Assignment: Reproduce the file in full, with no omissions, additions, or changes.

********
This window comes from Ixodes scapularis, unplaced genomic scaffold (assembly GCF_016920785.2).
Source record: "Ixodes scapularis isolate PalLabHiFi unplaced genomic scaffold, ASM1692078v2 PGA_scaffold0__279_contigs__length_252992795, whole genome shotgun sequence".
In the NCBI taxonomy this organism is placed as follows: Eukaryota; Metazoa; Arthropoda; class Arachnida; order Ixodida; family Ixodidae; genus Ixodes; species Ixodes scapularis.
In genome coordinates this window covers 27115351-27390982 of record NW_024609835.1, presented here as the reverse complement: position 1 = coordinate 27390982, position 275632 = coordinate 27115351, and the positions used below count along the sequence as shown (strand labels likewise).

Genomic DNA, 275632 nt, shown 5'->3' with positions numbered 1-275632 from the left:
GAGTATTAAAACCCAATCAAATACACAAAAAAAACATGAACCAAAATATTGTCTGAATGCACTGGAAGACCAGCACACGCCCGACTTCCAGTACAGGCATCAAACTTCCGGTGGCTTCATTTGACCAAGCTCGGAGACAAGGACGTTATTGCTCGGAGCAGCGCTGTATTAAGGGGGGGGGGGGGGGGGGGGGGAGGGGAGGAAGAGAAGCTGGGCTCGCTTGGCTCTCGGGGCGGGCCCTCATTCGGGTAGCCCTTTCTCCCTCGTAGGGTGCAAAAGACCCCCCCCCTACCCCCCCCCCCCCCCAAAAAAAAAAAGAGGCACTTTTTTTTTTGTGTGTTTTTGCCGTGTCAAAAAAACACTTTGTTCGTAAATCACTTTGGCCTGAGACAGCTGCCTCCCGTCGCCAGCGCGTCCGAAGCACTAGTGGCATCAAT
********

This window comes from Ixodes scapularis, unplaced genomic scaffold (assembly GCF_016920785.2).
Source record: "Ixodes scapularis isolate PalLabHiFi unplaced genomic scaffold, ASM1692078v2 PGA_scaffold0__279_contigs__length_252992795, whole genome shotgun sequence".
In the NCBI taxonomy this organism is placed as follows: Eukaryota; Metazoa; Arthropoda; class Arachnida; order Ixodida; family Ixodidae; genus Ixodes; species Ixodes scapularis.
In genome coordinates this window covers 27115351-27390982 of record NW_024609835.1, presented here as the reverse complement: position 1 = coordinate 27390982, position 275632 = coordinate 27115351, and the positions used below count along the sequence as shown (strand labels likewise).

Genomic DNA, 275632 nt, shown 5'->3' with positions numbered 1-275632 from the left:
GAGTATTAAAACCCAATCAAATACACAAAAAAAACATGAACCAAAATATTGTCTGAATGCACTGGAAGACCAGCACACGCCCGACTTCCAGTACAGGCATCAAACTTCCGGTGGCTTCATTTGACCAAGCTCGGAGACAAGGACGTTATTGCTCGGAGCAGCGCTGTATTAAGGGGGGGGGGGGGGGGGGGGGGAGGGGAGGAAGAGAAGCTGGGCTCGCTTGGCTCTCGGGGCGGGCCCTCATTCGGGTAGCCCTTTCTCCCTCGTAGGGTGCAAAAGACCCCCCCCCTACCCCCCCCCCCCCCCAAAAAAAAAAAGAGGCACTTTTTTTTTTGTGTGTTTTTGCCGTGTCAAAAAAACACTTTGTTCGTAAATCACTTTGGCCTGAGACAGCTGCCTCCCGTCGCCAGCGCGTCCGAAGCACTAGTGGCATCAAT